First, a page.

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Norway Country of Origin: Norway

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Type: Full-Length
Release Date: January 1st, 1996
Label: Misanthropy Records
Genre: Ambient, Black
1. Dunkelheit
2. Jesus' Tod
3. Erblicket die Tochter des Firmaments
4. Gebrechlichkeit i
5. Rundgang un die transzendentale Saule der Singularitat
6. Gebrechlichkeit ii

Review by Felix on May 18, 2019.

If proof of this were still needed, the previous reviews demonstrate it in a very clear manner: I am absolutely narrow-minded, at least in terms of metal. I cannot understand how people really appreciate this classic so much that they give a rating of (almost) 100%. As one of the colleagues said, it's an album of two halves and they are so different that I do not have a clue how anyone can love both parts so deeply. But I have to realize that most reviewers have given 95% or more - I beg your pardon that I cannot join the ranks of these well-respected dudes. Varg Vikernes fascinates me with his metallic monuments, but the artistic idea behind the ambient excursions remains hidden for me. 

Be that as it may, Filosofem is an outstanding work. The large format of the limited edition with the fantastic drawings of Theodor Kittelsen indicates the exceptional quality of the music. No doubt, the folkloric monochrome pictures and the music of Varg are a perfect match. With both the cover and the booklet, Varg makes clear that black metal has a multi-layered structure - and a traditional, almost somewhat romantic facet. Black metal is a worldwide phenomenon, but it's no global style and much less internationally compatible than, for instance, thrash metal with its US American character. Of course, no law without exception, but hopefully you know what I mean. 

But let's get back to Filosofem. To be honest, "Rundgang um die transzendentale Säule der Singularität" (forgive me for using the German name of the title, sometimes I am a patriot) is one of the most boring pieces I have ever heard - and it lasts 25 minutes! This is a violation of the International Bill of Human Rights, isn't it? Admittedly, keyboards can be used cleverly, but their sound was not the reason why I begun to listen to metal. Aggravating the situation, Varg does not use them in an intelligent manner. The fragile, wannabe-mesmerizing tones of the song with the moronic title create an atmospheric atmosphere, but even this description is almost an euphemism. In spite of this atmosphere, the 25 minutes give me absolutely nothing. This means that almost 50% of the album make no sense, at least in my humble opinion. There is not even the smallest bit of metal in this song and inter alia because of this fact, it is just a waste of time.

Thank Odin, the first three tracks are light years away from this sonic soporific substance. Better still, their brute force is combined with truly hypnotic, coarse and irresistible melodies. To avoid misunderstandings, I am speaking of really minimalist yet extremely efficient melodies. They are accompanied by the prototypical, charismatic and raw voice of Varg and convey strong emotions. For example, the stoic and cold "Dunkelheit" reflects deep despair and apathy, but it casts its spell on the audience in a matter of seconds. By contrast, "Jesus' Tod" has more verve. Just like its neighbors, it avoids tempo changes and breaks wherever possible, but its speedy approach makes it unique in the context of the here presented material. The guitar riff seems to consist of thousands of spines that intend to torture the listener. The very distorted voice expresses hate and misanthropy, the double-bass guarantees the heavy groundwork and the devastating aura of this tune is simply second to none. And to close this ingenious chapter of Varg's creativity: "Erblicket die Töchter des Firmaments" lies between its two predecessors. It's great, voluminous, slow-paced and driven by an impressive guitar work. All songs profit from the dense, direct and icy sound of the album. No doubt, the guitars play the main role, nevertheless, the sound is well balanced.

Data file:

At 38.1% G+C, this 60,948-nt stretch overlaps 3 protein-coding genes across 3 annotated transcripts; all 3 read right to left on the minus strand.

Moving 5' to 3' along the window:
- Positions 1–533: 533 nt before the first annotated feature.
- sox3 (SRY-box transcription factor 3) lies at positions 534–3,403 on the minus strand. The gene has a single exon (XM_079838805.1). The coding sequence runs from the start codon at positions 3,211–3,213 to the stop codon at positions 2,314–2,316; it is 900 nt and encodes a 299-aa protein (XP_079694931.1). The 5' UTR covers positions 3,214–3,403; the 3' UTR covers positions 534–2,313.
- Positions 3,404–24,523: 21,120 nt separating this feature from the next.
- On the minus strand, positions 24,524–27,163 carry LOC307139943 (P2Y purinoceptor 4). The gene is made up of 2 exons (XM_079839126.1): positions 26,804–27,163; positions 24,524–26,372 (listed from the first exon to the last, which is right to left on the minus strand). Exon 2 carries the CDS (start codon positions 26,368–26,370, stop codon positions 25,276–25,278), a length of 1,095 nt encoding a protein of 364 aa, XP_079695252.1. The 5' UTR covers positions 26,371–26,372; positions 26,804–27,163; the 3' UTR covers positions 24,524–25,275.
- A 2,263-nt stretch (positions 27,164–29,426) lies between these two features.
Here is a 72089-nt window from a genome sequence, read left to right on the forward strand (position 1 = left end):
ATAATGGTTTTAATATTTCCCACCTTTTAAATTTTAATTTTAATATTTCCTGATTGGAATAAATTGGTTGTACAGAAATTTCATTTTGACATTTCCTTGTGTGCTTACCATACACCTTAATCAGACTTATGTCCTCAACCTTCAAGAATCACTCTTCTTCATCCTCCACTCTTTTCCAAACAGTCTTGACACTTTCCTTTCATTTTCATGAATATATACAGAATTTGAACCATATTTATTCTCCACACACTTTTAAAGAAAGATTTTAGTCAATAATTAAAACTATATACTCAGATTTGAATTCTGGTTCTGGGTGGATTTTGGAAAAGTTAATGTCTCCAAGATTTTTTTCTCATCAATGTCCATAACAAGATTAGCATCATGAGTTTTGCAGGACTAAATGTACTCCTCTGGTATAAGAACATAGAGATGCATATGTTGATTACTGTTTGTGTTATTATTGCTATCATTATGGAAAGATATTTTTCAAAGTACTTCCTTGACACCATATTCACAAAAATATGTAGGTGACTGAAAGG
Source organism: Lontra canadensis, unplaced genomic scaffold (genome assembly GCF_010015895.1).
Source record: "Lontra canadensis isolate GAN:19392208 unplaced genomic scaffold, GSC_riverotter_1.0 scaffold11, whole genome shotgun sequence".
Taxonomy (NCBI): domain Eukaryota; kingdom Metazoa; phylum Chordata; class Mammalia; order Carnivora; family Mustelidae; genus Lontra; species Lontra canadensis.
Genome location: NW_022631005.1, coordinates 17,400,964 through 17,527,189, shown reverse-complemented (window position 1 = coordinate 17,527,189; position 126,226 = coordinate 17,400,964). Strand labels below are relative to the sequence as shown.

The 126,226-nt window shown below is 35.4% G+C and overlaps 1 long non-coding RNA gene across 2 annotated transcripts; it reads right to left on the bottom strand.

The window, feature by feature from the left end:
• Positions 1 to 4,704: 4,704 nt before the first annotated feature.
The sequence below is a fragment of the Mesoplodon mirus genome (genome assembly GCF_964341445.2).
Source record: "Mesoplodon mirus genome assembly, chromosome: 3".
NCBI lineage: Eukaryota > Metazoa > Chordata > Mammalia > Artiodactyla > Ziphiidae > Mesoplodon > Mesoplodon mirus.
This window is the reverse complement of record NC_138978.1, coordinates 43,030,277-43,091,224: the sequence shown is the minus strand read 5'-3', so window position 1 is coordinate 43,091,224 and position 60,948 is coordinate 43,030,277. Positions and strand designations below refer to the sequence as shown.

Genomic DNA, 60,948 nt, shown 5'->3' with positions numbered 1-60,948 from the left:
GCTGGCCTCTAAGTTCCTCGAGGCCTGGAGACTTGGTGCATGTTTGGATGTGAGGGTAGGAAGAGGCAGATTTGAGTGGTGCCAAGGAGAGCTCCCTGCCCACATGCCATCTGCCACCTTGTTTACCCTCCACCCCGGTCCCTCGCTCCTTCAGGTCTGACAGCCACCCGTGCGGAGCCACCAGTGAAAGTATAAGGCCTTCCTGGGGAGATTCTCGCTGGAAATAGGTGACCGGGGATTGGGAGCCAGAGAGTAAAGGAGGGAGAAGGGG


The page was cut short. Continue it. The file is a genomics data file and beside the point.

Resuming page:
The remaining two songs have one big advantage. They are shorter than the 25 minutes plague, nevertheless, these bastards of ambient and (some) metallic sounds do not really convince. Varg's lamenting voice gives the first part of "Gebrechlichkeit" a certain degree of brutality, but all in all, these tracks stand in the shadow of the big Norwegian spruce which is created by the opening trio. Honestly spoken, it doesn't matter. Filosofem spreads incomparable vibes, it was an identity creating work for broad parts of the scene and it definitely does not lack courage. Varg was a brilliant musician and his (unfortunately pretty sick) brain created an important milestone, regardless of the fact that I did not like each and every tune. So, I give 75% for the music (but three times 100% for the songs of the first half), but let me add 5 percentage points due to the historical relevance of Filosofem.

Rating: 8 out of 10